Nakleyanky

Наклеянки

 
 



                  


 

Appliqué Eggs

The word “nakleyanka” comes from Ukrainian word kleyaty/ клеяти, “to glue, to paste.”  Nakleyanky are simply eggs which have been decorated by glueing things to them.  They were traditionally made with ordinary eggs, but, in modern times, are more often created using wooden eggs or emptied chicken and goose eggshells.

Various items can be glued to an egg shell.  In Poland, where these sorts of eggs are much more commonly made, there are several styes of appliqué used on eggs.  Naklejanki or nalepianki are decorated with petals of elderberry, scraps of colorful paper (including wycinanki) or with patches of cloth (Łowicz and the surrounding area). 


Examples of Polish naklejani decorated with wycinanki

Oklejanki or wyklejanki are eggs which have been decorated with bulrush pith or yarn, and are found in the Podlasie region.


A bulrush oklejanka from the Polish Art Center (Hamtramck, MI)


In Ukraine there is less of a tradition, and less formal classification.  The most traditional sorts of nakleyanky utilize grain, ground up into fine particles (like uncooked cream of wheat).  It is glued to either a white or colored egg, and can be natural or dyed.  The two eggs pictured here were bought in western Ukraine several years ago, and are made with real eggs; I haven’t cropped them down too far, so that you can appreciate the texture of the surface.

     

Nakleyanky made with grain

Below are two views of a single nakleyanka made by a friend of mine from Rivne.  Olenka used not just grain, but also some beads, with which she spelled out «Христос Воскрес» (“Christ is Risen,” the traditional Ukrainian Easter greeting).

     

Nakleyanky made with grain and beads

Another traditional form or nakleyanka is a different sort of  “mosaic” type, one made by glueing dyed eggshell fragments onto an egg.  It is a simple but reasonably attractive variation, and was also made by Olenka.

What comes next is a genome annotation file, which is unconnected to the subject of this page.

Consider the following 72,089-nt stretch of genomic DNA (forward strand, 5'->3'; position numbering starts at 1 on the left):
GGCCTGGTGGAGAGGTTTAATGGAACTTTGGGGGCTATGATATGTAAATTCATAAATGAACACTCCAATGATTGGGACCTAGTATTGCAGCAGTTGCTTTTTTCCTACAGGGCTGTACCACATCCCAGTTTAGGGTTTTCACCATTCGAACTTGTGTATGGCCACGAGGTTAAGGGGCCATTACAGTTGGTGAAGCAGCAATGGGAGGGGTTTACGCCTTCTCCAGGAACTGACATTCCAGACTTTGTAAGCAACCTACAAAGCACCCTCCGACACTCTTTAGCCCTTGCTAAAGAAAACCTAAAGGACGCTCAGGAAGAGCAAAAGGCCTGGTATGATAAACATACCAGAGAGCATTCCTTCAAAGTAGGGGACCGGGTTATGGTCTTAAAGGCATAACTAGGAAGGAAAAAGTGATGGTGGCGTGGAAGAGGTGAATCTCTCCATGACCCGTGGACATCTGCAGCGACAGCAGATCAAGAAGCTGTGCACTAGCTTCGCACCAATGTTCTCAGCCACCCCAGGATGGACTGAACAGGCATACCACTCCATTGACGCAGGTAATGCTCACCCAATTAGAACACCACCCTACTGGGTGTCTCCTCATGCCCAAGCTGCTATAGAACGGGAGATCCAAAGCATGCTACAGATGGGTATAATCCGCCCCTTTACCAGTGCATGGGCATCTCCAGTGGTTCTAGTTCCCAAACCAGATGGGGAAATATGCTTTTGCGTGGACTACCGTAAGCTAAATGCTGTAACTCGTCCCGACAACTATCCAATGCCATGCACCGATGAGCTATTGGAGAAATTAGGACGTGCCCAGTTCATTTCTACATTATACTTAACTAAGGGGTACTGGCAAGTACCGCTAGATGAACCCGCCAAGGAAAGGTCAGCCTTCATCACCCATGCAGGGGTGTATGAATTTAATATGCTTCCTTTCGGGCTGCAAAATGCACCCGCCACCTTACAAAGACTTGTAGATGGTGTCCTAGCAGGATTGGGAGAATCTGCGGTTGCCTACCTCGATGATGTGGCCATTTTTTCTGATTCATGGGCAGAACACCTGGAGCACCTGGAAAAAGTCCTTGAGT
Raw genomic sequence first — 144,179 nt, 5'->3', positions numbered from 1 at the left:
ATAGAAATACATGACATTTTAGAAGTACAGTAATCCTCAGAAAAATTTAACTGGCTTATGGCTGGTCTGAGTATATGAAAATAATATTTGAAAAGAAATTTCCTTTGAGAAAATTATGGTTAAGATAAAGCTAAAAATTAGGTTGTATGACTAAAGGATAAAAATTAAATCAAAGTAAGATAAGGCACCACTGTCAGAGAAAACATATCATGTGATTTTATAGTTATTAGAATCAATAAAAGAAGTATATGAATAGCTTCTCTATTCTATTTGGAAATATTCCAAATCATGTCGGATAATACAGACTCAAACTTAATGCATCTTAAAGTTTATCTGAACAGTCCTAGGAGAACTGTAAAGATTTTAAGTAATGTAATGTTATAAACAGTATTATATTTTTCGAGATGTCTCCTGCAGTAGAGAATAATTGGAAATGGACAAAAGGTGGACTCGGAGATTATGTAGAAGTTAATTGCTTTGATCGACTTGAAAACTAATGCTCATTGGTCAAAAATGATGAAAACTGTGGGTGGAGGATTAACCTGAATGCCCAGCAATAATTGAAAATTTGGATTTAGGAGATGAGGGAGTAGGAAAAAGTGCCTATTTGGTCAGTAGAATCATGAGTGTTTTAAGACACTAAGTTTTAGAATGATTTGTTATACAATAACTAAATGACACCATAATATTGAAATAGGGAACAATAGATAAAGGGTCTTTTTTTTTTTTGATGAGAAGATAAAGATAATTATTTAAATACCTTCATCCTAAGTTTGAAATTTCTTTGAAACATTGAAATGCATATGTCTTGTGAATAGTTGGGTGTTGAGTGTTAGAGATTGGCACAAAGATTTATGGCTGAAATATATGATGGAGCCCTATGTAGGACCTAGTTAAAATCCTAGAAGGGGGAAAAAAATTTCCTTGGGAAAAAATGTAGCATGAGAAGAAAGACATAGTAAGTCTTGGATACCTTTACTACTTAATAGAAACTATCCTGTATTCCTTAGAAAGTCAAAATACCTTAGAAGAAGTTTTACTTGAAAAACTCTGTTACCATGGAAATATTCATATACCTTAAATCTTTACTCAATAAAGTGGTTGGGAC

I have seen photos of eggs covered with a mosaic of different grains, but don’t actually own any. I suspect these are a modern variant, but could be wrong.  The eggs below are an example of this style of nakleyanka:


Nakleyanky made with various types of grain

Another traditional type of nakleyanka is made by glueing straw to an egg.  Straw art itself is a fairly widespread handcraft in Ukraine; small pieces of straw can be glued to all sorts of objects (plates, wooden boxes) to create decorative patterns, and straw itself can be woven (flowers, baskets, shoes) or strung (stars and other hangings) into many shapes. I learned to weave straw into flowers and leaves at summer camp in 2009, albeit poorly.  Below are some more skillfully made straw objects, an oberih (with pysanky), and a lovely star made by my goddaughter, Daryna.

          

A straw oberih with pysanky (left), and a straw star ornament (right)

Eggs decorated with straw appears to be a recent phenomenon in Ukraine, rather than a traditional folk art. Straw can be glued onto real eggs or wooden eggs.  Below are two straw appliqué eggs, one made professionally, and the other by Daryna (right):


          

Straw nakleyanky, made on wooden eggs


More modern (and commercial) nakleyanky tend to be made of wood, like the straw ones above, and to sport less fragile adornments: sequins, braid, beads.  These are a few of the ones I bought in L’viv, at a small art gallery:

   
   


The most interesting nakleyanka I have purchased to date is the one below.  It is covered in its entirety with metallic cords and beads, and is quite large, bigger than a large goose egg..  I purchased it in the markets on Andriyivs’kyi Uzyizd, in Kyiv, and haven’t seen another one anything like it since.


Today there are many such variations on the pysanka, with new forms emerging all the time.  I have heard of nakleyanky made from all sorts of things: feathers, colored papers, flowers.  And if I come across any, I will post them here.


      

Веснянка (Spring Song), Воскресіння (Resurrection) by Vira Spiryakina




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